South Carolina

Thanks to a $200 million modernization project completed  in 2017, BP’s Cooper River Chemicals plant will be able to  curtail its electricity use and carbon dioxide emissions, while  increasing its total output of purified terephthalic acid (PTA),  a BP-invented chemical feedstock. 

More specifically, the project will allow Cooper River to  reduce the amount of electricity it purchases from the grid  by 40 percent, slash CO2 emissions by up to 110,000 tons  per year and boost production of PTA by 10 percent. Cooper River also will be able to supply the U.S. plastic  industry with PTAir Neutral, the world’s first certified carbon- neutral PTA, which uses carbon offsets such as reforestation  projects to help customers meet net zero-carbon targets. BP  introduced PTAir Neutral in Europe in 2016 and soon will  bring it to the United States. 

“Retailers and brand owners are seeking more  environmentally friendly solutions that will reduce the  carbon impact of their products, and they’re choosing  brands that address those concerns,” says Luis Sierra,  head of BP’s global aromatics business. 

“We know that  today’s ultra-competitive U.S. petrochemicals industry  demands a relentless focus on innovation, safety and the  environment — and BP is rising to the challenge.” 

The company remains America’s largest producer of PTA,  a key building block of clothing, home textiles, carpets,  plastic bottles and thousands more everyday items.  Indeed, BP’s Cooper River plant has the capacity to  generate about 1.5 million tons of PTA each year — enough  to make more than a billion children’s backpacks. 

Located in a picturesque wilderness on the outskirts of  Charleston, South Carolina, Cooper River celebrated its  40th anniversary in 2018. 

Over the past four decades, the plant has compiled a  distinguished record of conservation leadership, which  its employees exemplify through their support for nearby wildlife initiatives.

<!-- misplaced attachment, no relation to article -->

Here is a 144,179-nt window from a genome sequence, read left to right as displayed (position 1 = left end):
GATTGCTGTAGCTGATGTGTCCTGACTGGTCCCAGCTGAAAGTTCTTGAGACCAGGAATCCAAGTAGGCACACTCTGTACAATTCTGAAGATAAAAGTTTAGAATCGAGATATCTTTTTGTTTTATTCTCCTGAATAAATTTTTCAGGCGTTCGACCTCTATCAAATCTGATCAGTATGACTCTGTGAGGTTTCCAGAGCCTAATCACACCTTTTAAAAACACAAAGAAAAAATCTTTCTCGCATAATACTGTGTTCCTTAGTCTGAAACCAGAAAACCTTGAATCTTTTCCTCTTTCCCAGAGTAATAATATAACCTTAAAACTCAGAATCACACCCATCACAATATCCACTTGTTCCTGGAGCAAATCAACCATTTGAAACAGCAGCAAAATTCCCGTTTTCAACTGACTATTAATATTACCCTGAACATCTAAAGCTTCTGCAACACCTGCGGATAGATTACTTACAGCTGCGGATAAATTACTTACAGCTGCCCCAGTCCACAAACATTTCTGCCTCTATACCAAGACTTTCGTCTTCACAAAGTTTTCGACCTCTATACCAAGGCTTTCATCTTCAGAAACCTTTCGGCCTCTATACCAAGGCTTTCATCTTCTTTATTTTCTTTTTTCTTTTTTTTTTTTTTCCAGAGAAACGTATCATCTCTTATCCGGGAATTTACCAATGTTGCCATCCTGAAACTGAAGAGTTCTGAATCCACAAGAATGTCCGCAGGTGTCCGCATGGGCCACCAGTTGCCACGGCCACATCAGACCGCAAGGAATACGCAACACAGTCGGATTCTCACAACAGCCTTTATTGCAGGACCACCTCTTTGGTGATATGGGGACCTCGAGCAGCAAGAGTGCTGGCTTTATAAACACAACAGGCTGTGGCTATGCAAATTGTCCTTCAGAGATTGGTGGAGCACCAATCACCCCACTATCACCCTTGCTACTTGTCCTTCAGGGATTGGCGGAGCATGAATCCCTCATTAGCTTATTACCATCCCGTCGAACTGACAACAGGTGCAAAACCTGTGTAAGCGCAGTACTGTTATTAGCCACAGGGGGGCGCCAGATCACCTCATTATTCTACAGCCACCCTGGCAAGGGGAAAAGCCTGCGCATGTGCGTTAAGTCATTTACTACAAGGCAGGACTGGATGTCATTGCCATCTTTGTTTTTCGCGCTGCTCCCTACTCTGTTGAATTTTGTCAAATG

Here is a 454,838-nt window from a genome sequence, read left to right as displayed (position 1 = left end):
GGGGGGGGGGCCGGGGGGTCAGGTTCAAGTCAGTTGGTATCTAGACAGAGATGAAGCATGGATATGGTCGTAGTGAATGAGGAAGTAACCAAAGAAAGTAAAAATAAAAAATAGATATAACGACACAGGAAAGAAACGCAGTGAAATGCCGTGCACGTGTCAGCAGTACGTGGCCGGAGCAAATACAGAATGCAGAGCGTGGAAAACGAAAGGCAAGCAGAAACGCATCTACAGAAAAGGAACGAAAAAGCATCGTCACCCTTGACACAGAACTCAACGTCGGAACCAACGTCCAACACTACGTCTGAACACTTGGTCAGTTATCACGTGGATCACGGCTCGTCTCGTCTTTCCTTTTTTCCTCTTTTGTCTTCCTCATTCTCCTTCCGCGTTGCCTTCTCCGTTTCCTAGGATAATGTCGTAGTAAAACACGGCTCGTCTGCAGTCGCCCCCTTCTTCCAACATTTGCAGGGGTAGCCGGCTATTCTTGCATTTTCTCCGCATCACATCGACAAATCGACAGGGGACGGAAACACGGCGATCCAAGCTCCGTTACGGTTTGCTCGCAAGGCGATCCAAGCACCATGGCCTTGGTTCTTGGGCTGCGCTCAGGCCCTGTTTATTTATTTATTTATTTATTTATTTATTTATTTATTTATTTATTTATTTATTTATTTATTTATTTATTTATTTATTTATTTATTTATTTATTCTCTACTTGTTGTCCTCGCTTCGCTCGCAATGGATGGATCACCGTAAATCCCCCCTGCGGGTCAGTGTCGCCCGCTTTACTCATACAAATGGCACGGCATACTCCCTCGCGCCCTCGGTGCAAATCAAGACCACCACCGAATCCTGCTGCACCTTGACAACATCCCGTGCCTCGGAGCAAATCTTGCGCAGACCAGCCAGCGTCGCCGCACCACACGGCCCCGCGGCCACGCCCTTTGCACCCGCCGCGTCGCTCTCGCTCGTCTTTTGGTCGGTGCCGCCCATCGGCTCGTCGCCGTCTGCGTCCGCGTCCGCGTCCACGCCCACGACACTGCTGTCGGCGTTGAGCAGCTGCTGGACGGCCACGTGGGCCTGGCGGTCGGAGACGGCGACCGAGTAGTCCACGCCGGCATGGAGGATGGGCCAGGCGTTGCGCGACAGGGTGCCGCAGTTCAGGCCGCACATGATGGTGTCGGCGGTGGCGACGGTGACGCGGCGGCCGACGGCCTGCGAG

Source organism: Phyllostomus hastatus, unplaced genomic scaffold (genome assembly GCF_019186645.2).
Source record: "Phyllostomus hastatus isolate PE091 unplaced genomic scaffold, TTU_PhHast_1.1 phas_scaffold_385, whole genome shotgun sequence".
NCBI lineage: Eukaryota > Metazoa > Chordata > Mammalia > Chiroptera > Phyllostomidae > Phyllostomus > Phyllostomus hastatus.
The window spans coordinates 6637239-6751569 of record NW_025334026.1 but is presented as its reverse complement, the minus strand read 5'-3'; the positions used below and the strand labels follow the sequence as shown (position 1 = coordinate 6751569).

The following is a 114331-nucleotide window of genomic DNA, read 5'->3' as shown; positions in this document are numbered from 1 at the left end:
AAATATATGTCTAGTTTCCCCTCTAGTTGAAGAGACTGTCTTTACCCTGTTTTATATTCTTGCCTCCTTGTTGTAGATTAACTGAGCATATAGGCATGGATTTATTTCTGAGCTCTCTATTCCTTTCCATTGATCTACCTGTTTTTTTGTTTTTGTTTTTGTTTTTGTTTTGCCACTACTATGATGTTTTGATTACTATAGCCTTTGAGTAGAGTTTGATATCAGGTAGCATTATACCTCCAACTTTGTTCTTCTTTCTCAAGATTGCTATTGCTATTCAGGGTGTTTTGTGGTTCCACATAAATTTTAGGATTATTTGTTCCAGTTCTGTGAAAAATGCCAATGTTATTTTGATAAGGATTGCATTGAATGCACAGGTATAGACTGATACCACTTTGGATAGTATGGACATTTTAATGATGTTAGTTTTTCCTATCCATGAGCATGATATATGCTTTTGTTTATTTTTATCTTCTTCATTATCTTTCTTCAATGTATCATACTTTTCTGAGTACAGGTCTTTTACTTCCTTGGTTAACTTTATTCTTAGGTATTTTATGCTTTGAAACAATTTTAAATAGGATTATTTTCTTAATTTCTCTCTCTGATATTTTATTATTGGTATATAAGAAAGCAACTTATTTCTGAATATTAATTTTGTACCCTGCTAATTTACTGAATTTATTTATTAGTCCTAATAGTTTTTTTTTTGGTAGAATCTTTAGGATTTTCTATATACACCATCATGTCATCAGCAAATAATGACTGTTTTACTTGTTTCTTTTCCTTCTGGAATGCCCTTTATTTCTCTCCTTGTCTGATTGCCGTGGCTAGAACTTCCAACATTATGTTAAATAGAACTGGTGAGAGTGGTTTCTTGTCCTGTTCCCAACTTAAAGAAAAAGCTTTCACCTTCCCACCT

Cooper River’s production facilities are surrounded by dense forests and wetlands featuring a rich ecosystem of plants  and animals indigenous to the South Carolina Lowcountry, including longleaf pines, turkeys, white-tailed deer, wood  ducks, bluebirds and red-cockaded woodpeckers.  

The forests and wetlands serve as a vast outdoor classroom  and nature preserve for local schools and community  organizations, such as search-and-rescue dog training  teams and veterans groups. 

Cooper River has received recognition for its environmental  programs from the Wildlife Habitat Council, the National  Land Conservation Conference and other nature groups. Meanwhile, the plant’s safety efforts have earned it the  South Carolina Chamber of Commerce Workplace Safety Award four years in a row. 

“At Cooper River, we take enormous pride in our  environmental stewardship and our commitment to safe,  reliable operations,” says Plant Manager John Harvey.  “We feel lucky to live and work in such a beautiful part of  the country, and we feel a personal duty to protect our  employees, our business partners and the local wilderness.” 

BP also contributes to the communities around Cooper River  by supporting science, technology, engineering and math  (STEM) education programs. 

For example, the company donated money to help build  a new interactive STEM lab for a neighboring elementary  school, and it supported the construction of a new  fabrication lab at Laing Middle School, which in 2017 was  named America’s top STEM-focused middle school. 

In addition, Cooper River employees support the annual  PTSD River Challenge, a 175-mile kayaking excursion in  which combat veterans paddle through South Carolina  waterways to raise awareness of post-traumatic stress  and veteran suicide.
* Vendor figures for the year ended December 31, 2016. BP jobs figures as of June 30, 2017.

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